By: Tara Blue
The Ashland Planning & Zoning Commission recently delayed a vote at the May 14th meeting to recommend or not recommend the revised Land Use Development Code to the Board of Aldermen after it was found that a few concerns had not been addressed.

The City of Ashland hired a consultant to assist with updating the code, as they say it has not been fully revised since 2006. The commission held several workshops since then, going line-by-line through the 200+ page document with City Inspector Darin Ratermann.

The commission held virtual and in-person public hearings last month, accepting public comments and concerns about the Land Use Development Code revision. Although public comments have been discussed extensively and the code revised accordingly, there are still a few concerns which were expressed in the March and April meetings which not been addressed.

Commissioner Cory Bergthold previously shared concerns that sections of the code may be too vague and therefore overreaching, giving the city the ability to broadly interpret and impose restrictions subjectively. He also questioned the purpose of a few limitations and requested they be removed unless reasonably warranted.

Bergthold suggested the commission hold off on voting on the revised code to allow the commission one last review, as new commissioners have recently joined. Bergthold says the goal is to encourage community growth with clear processes while providing appropriate protections and structure for the community.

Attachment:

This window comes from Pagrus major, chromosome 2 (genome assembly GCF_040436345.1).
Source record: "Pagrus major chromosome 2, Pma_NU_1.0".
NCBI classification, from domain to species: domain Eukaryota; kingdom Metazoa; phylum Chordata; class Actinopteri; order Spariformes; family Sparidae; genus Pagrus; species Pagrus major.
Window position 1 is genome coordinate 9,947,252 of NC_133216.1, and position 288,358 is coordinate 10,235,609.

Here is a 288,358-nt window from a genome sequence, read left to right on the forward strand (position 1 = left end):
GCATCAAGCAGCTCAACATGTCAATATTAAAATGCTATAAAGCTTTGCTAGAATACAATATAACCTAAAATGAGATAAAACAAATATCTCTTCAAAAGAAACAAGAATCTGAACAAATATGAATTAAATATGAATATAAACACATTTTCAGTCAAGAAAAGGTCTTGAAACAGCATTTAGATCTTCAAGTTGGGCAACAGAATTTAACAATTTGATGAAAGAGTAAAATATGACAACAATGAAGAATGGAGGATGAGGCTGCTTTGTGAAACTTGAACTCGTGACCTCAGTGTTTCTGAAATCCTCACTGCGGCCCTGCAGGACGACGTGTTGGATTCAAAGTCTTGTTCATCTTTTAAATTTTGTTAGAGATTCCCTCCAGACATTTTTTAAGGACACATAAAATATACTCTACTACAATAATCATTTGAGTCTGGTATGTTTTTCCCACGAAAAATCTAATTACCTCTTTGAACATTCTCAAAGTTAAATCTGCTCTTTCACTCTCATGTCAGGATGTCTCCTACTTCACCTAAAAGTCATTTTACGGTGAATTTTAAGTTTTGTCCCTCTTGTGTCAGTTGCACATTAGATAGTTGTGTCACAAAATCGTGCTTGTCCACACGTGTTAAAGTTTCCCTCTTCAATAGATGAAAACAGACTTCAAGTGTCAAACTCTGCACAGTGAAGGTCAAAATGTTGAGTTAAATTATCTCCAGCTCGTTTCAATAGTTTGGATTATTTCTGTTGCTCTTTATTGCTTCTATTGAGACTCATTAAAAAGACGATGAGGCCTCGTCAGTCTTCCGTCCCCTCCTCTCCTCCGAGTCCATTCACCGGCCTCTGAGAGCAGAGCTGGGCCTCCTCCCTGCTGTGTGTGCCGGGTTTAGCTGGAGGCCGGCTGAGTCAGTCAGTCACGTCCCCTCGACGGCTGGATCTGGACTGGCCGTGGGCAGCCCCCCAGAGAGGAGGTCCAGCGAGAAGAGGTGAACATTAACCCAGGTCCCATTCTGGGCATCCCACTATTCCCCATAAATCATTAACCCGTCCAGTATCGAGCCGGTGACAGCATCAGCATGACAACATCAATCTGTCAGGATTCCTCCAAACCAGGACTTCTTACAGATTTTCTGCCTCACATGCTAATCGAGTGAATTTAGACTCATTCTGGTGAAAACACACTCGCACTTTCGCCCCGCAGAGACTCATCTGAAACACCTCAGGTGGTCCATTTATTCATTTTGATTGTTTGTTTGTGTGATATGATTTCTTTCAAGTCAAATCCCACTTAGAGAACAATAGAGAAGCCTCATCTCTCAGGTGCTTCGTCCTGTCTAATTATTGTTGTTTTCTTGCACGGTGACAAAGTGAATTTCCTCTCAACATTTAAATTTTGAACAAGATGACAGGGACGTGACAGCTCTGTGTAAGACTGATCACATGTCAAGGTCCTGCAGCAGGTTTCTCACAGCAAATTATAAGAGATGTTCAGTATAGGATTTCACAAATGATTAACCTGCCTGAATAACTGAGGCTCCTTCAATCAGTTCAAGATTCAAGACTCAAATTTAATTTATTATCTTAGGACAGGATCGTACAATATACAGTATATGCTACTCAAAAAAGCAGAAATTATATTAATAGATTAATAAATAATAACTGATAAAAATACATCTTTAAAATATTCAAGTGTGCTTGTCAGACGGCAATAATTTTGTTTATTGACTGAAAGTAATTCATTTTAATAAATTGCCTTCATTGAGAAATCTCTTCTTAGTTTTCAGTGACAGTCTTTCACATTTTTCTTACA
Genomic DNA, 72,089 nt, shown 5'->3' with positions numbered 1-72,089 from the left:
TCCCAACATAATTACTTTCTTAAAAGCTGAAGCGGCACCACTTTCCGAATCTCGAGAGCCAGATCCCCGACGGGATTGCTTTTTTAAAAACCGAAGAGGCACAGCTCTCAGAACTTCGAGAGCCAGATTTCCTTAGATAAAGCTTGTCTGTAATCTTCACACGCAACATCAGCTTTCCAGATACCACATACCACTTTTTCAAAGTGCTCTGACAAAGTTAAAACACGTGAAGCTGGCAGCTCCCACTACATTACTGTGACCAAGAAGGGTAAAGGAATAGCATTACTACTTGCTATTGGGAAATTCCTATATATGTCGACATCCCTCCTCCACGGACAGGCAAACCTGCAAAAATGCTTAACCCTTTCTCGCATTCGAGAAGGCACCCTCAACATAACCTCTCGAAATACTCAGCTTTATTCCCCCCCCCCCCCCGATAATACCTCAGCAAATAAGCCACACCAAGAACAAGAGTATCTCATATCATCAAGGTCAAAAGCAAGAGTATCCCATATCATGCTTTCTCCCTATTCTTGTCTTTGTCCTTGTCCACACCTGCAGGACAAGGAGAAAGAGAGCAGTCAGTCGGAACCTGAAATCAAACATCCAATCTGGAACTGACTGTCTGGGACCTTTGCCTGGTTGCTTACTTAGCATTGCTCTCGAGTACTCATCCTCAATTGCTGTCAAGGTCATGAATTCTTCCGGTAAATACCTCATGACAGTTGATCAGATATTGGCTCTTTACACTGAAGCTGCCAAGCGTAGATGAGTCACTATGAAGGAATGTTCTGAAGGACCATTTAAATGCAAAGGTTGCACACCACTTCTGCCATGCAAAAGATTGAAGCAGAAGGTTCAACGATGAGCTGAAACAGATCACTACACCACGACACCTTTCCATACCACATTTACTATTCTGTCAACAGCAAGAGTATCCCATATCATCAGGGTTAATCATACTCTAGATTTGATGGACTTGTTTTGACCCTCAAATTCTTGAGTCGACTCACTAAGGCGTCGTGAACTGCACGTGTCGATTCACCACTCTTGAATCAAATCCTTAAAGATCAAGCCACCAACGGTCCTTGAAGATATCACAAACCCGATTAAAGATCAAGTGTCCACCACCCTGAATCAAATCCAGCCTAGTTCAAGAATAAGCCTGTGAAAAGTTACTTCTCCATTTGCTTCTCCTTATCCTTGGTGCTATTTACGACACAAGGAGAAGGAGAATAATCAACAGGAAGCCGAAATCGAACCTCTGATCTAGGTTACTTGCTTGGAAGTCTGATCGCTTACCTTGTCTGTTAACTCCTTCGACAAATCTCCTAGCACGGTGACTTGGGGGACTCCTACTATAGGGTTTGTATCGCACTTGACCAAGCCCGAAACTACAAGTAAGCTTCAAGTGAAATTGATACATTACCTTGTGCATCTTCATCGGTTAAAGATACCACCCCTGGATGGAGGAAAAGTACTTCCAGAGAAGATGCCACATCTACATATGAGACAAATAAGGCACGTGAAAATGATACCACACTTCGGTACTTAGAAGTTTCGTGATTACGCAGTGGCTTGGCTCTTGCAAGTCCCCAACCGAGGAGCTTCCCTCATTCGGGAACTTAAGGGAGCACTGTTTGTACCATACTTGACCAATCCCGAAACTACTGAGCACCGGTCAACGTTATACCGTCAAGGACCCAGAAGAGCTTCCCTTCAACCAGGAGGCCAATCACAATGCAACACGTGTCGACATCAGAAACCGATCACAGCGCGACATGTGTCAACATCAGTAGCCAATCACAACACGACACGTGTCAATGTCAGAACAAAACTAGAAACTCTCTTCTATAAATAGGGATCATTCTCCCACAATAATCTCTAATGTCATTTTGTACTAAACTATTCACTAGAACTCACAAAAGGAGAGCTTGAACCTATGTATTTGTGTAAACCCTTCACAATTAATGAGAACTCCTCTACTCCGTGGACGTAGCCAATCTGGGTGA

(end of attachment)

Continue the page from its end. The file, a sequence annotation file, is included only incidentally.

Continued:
Commissioner Jeff Sapp agreed that the concerns should be addressed so the city can move forward with a solid code which requires no major adjustments. After passing the revision, the commission says they can review and revise the code again for minor changes after 6 months of implementation if needed, as it is meant to be a living, breathing document.

Brian Harrington of Allstate Engineering was also part of the discussion, stating that the land use code should be slightly vague to allow a little leeway, but not so much to cause disfunction.

Harrington said that during the revision process, the commission has already relaxed a few aspects of the code, including landscaping requirements, and the ability for staff to approve deviances, proportional compliances, or send to the board of adjustments for a variance request is written into the revised code.

The commission voted to “table”, or hold off on a vote on recommendation, and will schedule another work session to review the remaining concerns before next month’s meeting.